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​The Thamesmead Estate

The basic idea behind Thamesmead was to create a new model community of social housing that avoided all the problems that plagued previous high storey developments. Uniquely in London, this meant that an entire community infrastructure had to be established from scratch. David Luck looks at the considerable range of archive and other sources held by London Metropolitan Archives (LMA) which illuminate the history of Thamesmead, one of a number of housing estates for which LMA holds material.

After the Second World War the London County Council (LCC) was responsible for building housing in some of the ‘Expanded Towns’ between 30 and 100 miles from London, such as Andover, Haverhill, Huntingdon and Thetford. By 1962 it had completed 200,000 dwellings. Its plans to build its own New Town, initially proposed for Hook in Hampshire, eventually materialised in the building of Thamesmead on the Plumstead and Erith marshes by the Greater London Council (GLC), which had replaced the LCC in 1965. Mention of the project can be found in the LCC minutes from 1962, and the plan was solidified in ‘Woolwich-Erith: A Riverside Development Plan’ from 1966 (LMA reference GLC/DG/PUB/01/027/0049, with a draft in GLC/DG/PRB/35/001/237), which outlines the plans for the estate that became Thamesmead.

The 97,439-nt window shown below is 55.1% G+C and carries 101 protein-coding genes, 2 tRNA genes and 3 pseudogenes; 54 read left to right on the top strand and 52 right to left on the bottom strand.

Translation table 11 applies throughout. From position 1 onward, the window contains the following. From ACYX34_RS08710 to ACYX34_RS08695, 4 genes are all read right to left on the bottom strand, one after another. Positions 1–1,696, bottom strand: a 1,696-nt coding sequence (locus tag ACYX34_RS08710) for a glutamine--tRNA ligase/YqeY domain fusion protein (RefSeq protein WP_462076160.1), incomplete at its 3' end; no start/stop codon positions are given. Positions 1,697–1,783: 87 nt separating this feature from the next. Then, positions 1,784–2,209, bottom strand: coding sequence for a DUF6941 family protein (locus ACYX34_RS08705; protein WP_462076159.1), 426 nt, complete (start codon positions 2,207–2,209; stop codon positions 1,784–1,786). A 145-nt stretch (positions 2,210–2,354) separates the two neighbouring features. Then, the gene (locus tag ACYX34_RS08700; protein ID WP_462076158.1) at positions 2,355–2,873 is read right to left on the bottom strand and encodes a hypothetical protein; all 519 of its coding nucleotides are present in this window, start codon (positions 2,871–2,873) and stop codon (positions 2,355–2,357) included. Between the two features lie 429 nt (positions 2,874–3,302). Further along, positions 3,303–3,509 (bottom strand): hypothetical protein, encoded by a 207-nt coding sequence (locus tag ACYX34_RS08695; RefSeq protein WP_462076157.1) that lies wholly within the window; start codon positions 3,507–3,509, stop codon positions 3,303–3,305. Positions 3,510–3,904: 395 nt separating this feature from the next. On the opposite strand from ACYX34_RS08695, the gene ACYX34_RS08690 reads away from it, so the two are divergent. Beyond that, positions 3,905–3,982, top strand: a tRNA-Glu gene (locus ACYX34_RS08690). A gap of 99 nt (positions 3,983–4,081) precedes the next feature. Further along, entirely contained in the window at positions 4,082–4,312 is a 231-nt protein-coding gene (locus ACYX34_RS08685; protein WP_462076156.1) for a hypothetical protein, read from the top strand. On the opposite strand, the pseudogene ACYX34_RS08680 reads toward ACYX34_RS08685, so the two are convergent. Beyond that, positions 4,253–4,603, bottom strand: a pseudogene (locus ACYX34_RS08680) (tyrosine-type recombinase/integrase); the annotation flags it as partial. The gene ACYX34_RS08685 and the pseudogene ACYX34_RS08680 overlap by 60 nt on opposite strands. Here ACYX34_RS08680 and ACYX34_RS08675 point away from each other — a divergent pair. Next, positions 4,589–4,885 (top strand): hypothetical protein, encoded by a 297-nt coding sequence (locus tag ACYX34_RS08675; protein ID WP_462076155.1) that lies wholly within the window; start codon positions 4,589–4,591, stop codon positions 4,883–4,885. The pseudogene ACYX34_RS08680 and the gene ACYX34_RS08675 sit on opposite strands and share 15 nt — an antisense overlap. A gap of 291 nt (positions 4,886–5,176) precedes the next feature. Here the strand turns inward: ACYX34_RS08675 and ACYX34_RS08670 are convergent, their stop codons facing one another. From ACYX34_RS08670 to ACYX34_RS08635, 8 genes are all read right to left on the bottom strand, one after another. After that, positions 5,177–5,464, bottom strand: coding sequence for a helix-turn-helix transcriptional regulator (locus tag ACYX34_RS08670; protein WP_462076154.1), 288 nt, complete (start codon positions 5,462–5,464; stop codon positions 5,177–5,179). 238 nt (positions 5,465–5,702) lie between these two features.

Archives at LMA

The land for Thamesmead was reclaimed from the Woolwich Arsenal, and was extremely marshy. This led to the unique design of Thamesmead, described as a ‘town on stilts’. Some of these plans relating to different stages of the estate are held at LMA as part of the GLC Building Act case files series (use the online catalogue to search ‘Thamesmead’, and filter by ‘Files’ and then sort by reference code - the GLC files begin GLC/AR and are listed as including plans).

However, some of the more striking design work (some photographed) lies within the printed material used to explain and promote the project, including 'Thamesmead A Riverside Development' published by the GLC in 1967 (P28.061 THA), which contains many different design drawings and plans (some pictured), and other GLC publications about Thamesmead (held under our library ref P95.541 THA). There are also GLC films publicising Thamesmead available on our youtube channel: